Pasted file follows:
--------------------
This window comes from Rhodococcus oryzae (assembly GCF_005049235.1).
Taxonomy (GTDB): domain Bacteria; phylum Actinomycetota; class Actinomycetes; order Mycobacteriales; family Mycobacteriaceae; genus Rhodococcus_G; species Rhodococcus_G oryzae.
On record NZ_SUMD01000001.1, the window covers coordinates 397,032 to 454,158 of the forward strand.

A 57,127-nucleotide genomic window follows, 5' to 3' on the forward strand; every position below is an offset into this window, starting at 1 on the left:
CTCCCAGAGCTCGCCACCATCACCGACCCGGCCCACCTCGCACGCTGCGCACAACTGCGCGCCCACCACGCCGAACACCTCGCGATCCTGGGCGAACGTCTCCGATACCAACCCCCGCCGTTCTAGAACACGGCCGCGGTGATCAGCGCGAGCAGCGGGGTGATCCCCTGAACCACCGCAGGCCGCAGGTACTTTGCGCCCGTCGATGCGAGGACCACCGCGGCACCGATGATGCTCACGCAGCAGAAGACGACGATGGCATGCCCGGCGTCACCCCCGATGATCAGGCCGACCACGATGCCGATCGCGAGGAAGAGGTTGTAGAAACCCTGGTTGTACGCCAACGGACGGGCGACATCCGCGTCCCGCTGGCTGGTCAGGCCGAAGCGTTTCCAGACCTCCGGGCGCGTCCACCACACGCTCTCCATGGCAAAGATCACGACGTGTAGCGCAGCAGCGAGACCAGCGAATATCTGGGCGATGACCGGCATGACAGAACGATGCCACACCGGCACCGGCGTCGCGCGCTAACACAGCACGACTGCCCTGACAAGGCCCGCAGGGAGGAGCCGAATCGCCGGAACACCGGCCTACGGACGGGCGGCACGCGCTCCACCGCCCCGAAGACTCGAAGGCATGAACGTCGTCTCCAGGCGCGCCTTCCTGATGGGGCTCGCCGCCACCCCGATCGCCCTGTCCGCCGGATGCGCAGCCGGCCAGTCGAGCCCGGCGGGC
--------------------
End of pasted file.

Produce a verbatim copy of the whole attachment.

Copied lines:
This window comes from Rhodococcus oryzae (assembly GCF_005049235.1).
Taxonomy (GTDB): domain Bacteria; phylum Actinomycetota; class Actinomycetes; order Mycobacteriales; family Mycobacteriaceae; genus Rhodococcus_G; species Rhodococcus_G oryzae.
On record NZ_SUMD01000001.1, the window covers coordinates 397,032 to 454,158 of the forward strand.

A 57,127-nucleotide genomic window follows, 5' to 3' on the forward strand; every position below is an offset into this window, starting at 1 on the left:
CTCCCAGAGCTCGCCACCATCACCGACCCGGCCCACCTCGCACGCTGCGCACAACTGCGCGCCCACCACGCCGAACACCTCGCGATCCTGGGCGAACGTCTCCGATACCAACCCCCGCCGTTCTAGAACACGGCCGCGGTGATCAGCGCGAGCAGCGGGGTGATCCCCTGAACCACCGCAGGCCGCAGGTACTTTGCGCCCGTCGATGCGAGGACCACCGCGGCACCGATGATGCTCACGCAGCAGAAGACGACGATGGCATGCCCGGCGTCACCCCCGATGATCAGGCCGACCACGATGCCGATCGCGAGGAAGAGGTTGTAGAAACCCTGGTTGTACGCCAACGGACGGGCGACATCCGCGTCCCGCTGGCTGGTCAGGCCGAAGCGTTTCCAGACCTCCGGGCGCGTCCACCACACGCTCTCCATGGCAAAGATCACGACGTGTAGCGCAGCAGCGAGACCAGCGAATATCTGGGCGATGACCGGCATGACAGAACGATGCCACACCGGCACCGGCGTCGCGCGCTAACACAGCACGACTGCCCTGACAAGGCCCGCAGGGAGGAGCCGAATCGCCGGAACACCGGCCTACGGACGGGCGGCACGCGCTCCACCGCCCCGAAGACTCGAAGGCATGAACGTCGTCTCCAGGCGCGCCTTCCTGATGGGGCTCGCCGCCACCCCGATCGCCCTGTCCGCCGGATGCGCAGCCGGCCAGTCGAGCCCGGCGGGC